June 5

PROGRAM C

Mountain Critters
Sunday, June 5
Noon

A photography show by wildlife photographer Leah Serna.



Mount Baker Ultramarathon Sunday, June 5
Learn about the history of the race.
Watch for the runners to return to Concrete Sunday! (Photo credit: Ben Groenhout) The course is a 56 mile out and back from Concrete to Sherman’s Peak. Competitors cover 47 miles of gravel Forest Service roads, 6 miles of snow trail, and over 3 miles of glacier travel. The high point of the course is at 10,160ft with an overall elevation gain of approximately 11,000ft.

Escape from Diablo
Sunday, June 5
1:00 p.m.

Escape from Diablo is Seattle City Light’s way of raising safety awareness. Created and produced by City Light employees, the video uses a light touch to highlight emergency evacuation procedures for the towns of Diablo and Newhalem, both part of Seattle City Light’s Skagit Hydroelectric Project.


Sustain Life on the Baker River
Harnessing the Baker River

Sunday, June 5
2:00 p.m.
Guest speaker, Tony Fuchs

PROGRAM D

Dirtbag: The Legend of Fred Beckey
Sunday, June 5
3:00 p.m.

Fred Beckey is the original American “dirtbag” climber whose name has evoked mystery, adulation, and vitriol since the 1940s. Beckey’s stubborn, singular quest to conquer peaks meant a solitary life on the road The groundbreaking life story of this rebel athlete, who inspired generations with his monumental first ascents, eloquent books, and the lifestyle he fearlessly pioneered, is told for the first time in this exclusive documentary film. Hailed as one of the most prolific, influential climbers of all time, Beckey’s adventures began in Washington’s North Cascade range in the 1930s. In 1942, he and his brother cemented their place in alpine lore when the teenagers survived an incredible second ascent of Mount Waddington––considered the most difficult climb in North America at the time. This success marked the beginning of Fred’s epic tear of first ascents around the world, during which he became the consummate “Dirtbag” climber: defined as one who forgoes material comforts and defies societal norms in pursuit of a nomadic mountaineering lifestyle. 96 min.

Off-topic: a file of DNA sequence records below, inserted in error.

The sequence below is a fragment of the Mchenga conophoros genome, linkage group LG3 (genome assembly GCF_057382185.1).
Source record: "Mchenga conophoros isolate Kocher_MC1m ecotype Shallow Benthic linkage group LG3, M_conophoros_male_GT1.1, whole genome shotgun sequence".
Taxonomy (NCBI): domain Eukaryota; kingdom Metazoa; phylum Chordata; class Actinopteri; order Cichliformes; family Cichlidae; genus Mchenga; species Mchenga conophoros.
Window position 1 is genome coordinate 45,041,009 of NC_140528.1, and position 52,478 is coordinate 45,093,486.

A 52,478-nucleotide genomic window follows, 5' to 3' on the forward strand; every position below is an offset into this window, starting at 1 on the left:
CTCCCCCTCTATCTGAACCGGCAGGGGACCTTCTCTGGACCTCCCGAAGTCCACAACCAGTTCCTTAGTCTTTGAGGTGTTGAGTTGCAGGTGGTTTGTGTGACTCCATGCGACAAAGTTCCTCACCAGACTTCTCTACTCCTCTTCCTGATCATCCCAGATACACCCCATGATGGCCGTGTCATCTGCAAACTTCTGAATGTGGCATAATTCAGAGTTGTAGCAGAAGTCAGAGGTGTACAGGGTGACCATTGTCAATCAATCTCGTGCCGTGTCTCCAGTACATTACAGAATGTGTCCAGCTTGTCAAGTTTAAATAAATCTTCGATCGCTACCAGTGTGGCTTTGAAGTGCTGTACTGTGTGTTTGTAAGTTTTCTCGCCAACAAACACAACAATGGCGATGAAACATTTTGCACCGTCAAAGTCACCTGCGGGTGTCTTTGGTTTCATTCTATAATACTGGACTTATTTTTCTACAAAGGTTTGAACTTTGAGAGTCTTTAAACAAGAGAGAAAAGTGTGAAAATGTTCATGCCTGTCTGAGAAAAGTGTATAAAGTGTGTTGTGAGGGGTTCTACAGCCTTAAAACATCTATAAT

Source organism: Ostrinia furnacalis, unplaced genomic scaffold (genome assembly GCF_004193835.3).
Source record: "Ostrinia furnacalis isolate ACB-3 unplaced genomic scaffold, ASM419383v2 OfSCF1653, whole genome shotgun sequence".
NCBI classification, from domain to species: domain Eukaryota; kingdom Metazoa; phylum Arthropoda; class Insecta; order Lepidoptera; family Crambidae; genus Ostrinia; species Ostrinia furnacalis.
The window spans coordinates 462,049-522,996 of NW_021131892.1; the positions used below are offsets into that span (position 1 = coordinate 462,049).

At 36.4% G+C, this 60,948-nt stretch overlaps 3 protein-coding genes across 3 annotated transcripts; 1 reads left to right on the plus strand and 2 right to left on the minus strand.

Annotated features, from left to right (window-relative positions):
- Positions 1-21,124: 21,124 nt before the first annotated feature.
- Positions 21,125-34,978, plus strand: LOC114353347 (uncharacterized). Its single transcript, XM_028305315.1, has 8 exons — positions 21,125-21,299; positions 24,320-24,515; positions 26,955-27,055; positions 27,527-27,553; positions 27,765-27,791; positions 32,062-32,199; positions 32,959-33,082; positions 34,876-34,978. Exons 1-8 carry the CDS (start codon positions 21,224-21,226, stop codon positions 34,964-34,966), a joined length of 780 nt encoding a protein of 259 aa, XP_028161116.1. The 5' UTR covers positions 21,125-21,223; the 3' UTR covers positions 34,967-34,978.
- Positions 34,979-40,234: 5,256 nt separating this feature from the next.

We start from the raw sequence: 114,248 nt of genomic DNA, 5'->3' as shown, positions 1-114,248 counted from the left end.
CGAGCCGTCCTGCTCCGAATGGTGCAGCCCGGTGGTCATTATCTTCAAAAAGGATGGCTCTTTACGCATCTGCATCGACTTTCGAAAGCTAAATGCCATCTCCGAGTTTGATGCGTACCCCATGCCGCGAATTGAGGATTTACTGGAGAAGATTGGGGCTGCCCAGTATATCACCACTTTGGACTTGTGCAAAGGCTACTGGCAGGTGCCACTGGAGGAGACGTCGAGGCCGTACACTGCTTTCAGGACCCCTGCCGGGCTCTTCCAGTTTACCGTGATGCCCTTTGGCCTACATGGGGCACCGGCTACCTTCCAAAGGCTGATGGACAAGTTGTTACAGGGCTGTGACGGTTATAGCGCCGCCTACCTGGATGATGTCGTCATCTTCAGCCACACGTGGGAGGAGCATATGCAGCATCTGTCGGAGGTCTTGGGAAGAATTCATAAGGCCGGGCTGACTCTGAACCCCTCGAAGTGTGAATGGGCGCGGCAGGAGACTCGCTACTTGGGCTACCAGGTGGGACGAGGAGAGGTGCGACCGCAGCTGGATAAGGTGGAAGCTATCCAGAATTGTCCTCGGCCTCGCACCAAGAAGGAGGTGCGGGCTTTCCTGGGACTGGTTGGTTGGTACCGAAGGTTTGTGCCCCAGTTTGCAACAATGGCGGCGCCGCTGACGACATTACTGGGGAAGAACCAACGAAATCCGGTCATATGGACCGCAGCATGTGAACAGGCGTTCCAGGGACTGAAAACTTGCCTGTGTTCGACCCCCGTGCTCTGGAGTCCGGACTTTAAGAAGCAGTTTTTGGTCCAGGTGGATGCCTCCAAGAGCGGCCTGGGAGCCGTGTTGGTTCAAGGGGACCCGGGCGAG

“To watch the octogenarian clamber slabby, exposed cliffs seems to be a testament to grit, but also a view of a stubborn old man’s refusal to reckon with reality.” – Seattle Times

Snow & Spire:
The Aerial Photography of John Scurlock

As part of the presentation of Dirtbag: The Legend of Fred Beckey, you’ll also see some of the work of John Scurlock, the aerial photographer who contributed to the film.

John Scurlock is a prolific and talented aerial photographer based in the northern Cascade Mountain Range of Washington State and British Columbia. His love of flying led him to build his own airplane, a feat that took nearly ten years and allows him to explore the Cascade, Coast, Columbia, and Canadian Rocky Mountain ranges in a way few people can. Luckily, John is an amazing photographer who has built a voluminous body of work to share this perspective with others. Not content to simply hang his work on their wall, his pictures have been used by scientists for geological surveys and by ambitious climbers looking for new routes to unclimbed peaks.